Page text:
Three months after I got back home, I started seeking for financial assistance to be enrolled at the college. After three years of efforts to be enrolled, God used Miss Alison Cameron to negotiate terms with the college authorities and they agreed. They offered me a short course for three months and tuition fees came down from 25000 pounds to 4,200 pounds just for me. It did not come down because I was clever or because I am smart. It was because I had faith and believed God would make it possible. Before I took to the streets of Bulawayo, I had written to over 200 companies locally and internationally seeking funding. Among the prominent personalities who responded was the wife of the former British Prime Minister John Major’s wife, Dame Norma Christina Elizabeth Major, who wrote back and wished me success in my endeavours although she was unable to assist. Disappointments are a part of life especially when you have to write over 200 letters, only to receive regrets. I continued to maintain a positive attitude.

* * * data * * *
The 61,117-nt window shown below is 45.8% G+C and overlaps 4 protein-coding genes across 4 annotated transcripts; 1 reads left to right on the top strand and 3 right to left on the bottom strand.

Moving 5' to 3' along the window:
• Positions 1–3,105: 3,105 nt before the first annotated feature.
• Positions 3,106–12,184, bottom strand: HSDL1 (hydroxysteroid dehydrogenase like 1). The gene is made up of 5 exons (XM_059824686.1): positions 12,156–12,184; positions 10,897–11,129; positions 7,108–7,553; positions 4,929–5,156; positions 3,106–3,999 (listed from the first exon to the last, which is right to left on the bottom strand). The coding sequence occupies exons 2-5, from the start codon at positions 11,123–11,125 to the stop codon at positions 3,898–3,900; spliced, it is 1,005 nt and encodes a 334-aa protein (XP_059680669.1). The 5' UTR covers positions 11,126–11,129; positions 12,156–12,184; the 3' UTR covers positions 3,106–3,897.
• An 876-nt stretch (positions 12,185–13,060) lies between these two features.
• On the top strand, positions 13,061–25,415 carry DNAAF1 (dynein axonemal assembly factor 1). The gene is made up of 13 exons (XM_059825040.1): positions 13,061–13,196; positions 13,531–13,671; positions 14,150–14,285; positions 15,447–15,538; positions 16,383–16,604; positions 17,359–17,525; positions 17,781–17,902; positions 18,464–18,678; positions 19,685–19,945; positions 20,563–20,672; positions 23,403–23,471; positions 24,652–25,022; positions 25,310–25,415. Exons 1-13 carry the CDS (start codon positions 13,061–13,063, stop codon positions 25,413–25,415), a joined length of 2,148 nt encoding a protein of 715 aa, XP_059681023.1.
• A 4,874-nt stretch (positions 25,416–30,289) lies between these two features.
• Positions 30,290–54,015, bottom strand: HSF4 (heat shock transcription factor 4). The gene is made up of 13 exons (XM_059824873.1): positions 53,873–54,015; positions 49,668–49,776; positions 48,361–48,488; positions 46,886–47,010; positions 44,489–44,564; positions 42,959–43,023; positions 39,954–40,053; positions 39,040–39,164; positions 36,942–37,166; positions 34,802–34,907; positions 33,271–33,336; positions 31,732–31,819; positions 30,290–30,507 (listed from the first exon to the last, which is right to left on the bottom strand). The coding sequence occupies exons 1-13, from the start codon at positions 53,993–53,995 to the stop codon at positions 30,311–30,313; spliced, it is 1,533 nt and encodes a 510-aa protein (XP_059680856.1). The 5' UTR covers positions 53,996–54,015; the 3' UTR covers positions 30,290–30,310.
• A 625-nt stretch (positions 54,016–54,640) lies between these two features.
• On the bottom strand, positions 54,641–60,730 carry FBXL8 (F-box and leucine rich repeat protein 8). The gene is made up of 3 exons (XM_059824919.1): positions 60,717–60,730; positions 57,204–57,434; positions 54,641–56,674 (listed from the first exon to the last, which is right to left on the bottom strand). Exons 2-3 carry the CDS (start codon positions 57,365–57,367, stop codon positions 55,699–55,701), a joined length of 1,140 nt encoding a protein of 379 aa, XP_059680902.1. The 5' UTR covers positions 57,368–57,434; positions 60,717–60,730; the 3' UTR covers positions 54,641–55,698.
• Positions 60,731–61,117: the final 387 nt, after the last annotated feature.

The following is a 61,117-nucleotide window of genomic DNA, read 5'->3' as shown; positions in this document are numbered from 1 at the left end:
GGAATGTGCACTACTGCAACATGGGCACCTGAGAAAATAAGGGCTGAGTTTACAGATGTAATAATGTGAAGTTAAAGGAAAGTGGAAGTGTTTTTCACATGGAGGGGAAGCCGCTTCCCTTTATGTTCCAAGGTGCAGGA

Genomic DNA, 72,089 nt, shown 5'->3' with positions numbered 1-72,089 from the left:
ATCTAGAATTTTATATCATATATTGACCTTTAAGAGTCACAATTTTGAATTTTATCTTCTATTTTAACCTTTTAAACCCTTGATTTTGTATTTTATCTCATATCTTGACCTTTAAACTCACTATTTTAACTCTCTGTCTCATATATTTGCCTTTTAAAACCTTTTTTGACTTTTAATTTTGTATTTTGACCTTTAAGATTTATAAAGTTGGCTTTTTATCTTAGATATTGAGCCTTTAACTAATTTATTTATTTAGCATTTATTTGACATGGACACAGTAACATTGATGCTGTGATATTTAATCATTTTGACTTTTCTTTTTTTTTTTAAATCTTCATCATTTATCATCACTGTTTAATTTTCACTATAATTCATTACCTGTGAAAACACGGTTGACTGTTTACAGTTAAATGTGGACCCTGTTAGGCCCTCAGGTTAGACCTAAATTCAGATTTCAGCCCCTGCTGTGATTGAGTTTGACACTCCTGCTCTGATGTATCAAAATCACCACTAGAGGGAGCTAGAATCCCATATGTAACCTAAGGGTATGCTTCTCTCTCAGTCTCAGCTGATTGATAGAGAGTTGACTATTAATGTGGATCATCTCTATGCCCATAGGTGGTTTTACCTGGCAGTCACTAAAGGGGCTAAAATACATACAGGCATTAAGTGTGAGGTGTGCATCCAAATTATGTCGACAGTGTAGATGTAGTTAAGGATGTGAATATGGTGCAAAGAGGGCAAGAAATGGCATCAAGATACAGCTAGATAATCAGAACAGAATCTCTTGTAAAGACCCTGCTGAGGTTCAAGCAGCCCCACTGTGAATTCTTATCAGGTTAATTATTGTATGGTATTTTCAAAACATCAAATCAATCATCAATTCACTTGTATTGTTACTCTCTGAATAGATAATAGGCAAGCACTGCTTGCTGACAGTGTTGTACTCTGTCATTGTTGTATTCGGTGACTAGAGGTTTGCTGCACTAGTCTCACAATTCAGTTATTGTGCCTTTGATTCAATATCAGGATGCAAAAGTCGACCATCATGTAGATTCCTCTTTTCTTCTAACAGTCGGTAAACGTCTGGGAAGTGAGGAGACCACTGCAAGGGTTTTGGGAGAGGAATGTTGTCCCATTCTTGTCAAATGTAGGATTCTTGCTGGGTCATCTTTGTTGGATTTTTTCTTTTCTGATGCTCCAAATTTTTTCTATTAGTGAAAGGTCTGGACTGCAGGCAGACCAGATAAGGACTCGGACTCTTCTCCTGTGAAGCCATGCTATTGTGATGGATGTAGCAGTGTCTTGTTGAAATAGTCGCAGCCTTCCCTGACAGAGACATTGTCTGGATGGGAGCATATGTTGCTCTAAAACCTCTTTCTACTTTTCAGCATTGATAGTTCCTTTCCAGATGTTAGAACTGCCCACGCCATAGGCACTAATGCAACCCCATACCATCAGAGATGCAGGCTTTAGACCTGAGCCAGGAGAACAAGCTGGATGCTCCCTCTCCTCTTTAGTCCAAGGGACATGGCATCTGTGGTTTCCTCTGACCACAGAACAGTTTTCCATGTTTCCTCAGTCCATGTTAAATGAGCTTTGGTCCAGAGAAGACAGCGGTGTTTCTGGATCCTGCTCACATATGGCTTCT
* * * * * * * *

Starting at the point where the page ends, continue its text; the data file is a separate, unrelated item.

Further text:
I approached about eight people in Bulawayo who I requested to be in the funding raising committee. The local newspaper, the Chronicle had a heading titled, ‘Nqobile a Computer Wizard, Unfit for Normal School’. I spent about five months walking to different companies and businesses in the city of Bulawayo seeking sponsorship. I used to move around with a typed letter explaining my mission as my speech is difficult to understand. In every company I went to, I made it clear that I was not seeking hand for outs, but I was looking for people who would help me to achieve the vision that God had given me. As the Bible says, “… faith without works is dead” James 2;17. Traditional society prefers to respond to persons with disabilities with charity, rather than empowering them to be independent so that they can make contributions to the country’s economy like other citizens and make their own livelihood. My motto ‘God is able’ kept me going despite all adversity. The weekly publicity in the newspaper boosted my fund-raising activities, and companies around Bulawayo donated large sums of money. The total amount which we had raised in 1995 was 75000 ZWD, which was equivalent to 1000 British pounds at the time.